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Saturday, September 6, 2008

FRS and GMRS Radios

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Most of you have seen the little
FRS (Family Radio Service) walkie-talkie style radios that are now sold almost everywhere. These inexpensive half-watt gems are fun for kids and somewhat useful for adults. Some businesses issue them to store maintenance and security employees. Range is limited.
The National SOS Radio Network is an all-volunteer organization encouraging people to make FRS radios part of their emergency kits, and encourages development of neighborhood networks. It recognizes that during some emergencies, both wired and wireless phone systems can fail, leaving people no way to communicate.

The FRS radios don’t require any license, the somewhat more expensive and more powerful
GMRS (General Mobile Radio Service) radios and hybrids do. FRS radios and GMRS radios share channels 1 – 7, channels 8 – 14 are for FRS half-watt use, and channels 15 – 22 are for GMRS radio use.

Channel-1 is suggested for use as the FRS emergency channel, but it is has no true legal restriction. Channel-20 is considered the GMRS emergency channel, but here again there is no official rule. Beware, I doubt that anyone within range of you will be monitoring these channels unless there is some sort of regional disaster underway. If you want to use these for emergencies you may encounter while hunting or hiking, make sure you have a friend or family member listening and within range.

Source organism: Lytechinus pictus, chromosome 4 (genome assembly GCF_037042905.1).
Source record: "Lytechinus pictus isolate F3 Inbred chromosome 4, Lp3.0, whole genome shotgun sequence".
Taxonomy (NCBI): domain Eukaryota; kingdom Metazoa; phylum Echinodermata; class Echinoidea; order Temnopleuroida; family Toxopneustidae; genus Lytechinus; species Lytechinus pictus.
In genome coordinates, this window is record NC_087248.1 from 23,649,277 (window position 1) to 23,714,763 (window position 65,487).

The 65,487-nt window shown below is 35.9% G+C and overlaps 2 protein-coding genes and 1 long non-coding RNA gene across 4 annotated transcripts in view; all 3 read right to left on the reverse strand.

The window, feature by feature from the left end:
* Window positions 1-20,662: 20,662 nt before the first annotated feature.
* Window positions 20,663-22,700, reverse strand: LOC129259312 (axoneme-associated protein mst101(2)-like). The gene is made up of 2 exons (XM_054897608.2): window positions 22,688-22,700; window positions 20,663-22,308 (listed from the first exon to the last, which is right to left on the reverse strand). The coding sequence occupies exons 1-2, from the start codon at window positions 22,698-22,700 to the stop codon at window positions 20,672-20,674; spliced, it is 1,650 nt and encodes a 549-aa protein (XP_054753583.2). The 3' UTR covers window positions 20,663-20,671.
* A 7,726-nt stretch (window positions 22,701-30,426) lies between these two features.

Walkie Talkie Joe said...

I ran across the walkie talkies you mentioned and thought this might help you and your readers.

There is a tool to help select the proper walkie talkie for various needs like hiking, travel, vacation business, boating, etc. Along with the power needed for your type of communication. The two-way radio tool is here:

Hope this helps.


James A. Zachary Jr. said...

Hey Joe, thanks for stopping by and for the good advice. I added the link for Tech Wholesale to the list under Radio Communication Websites.

Take care,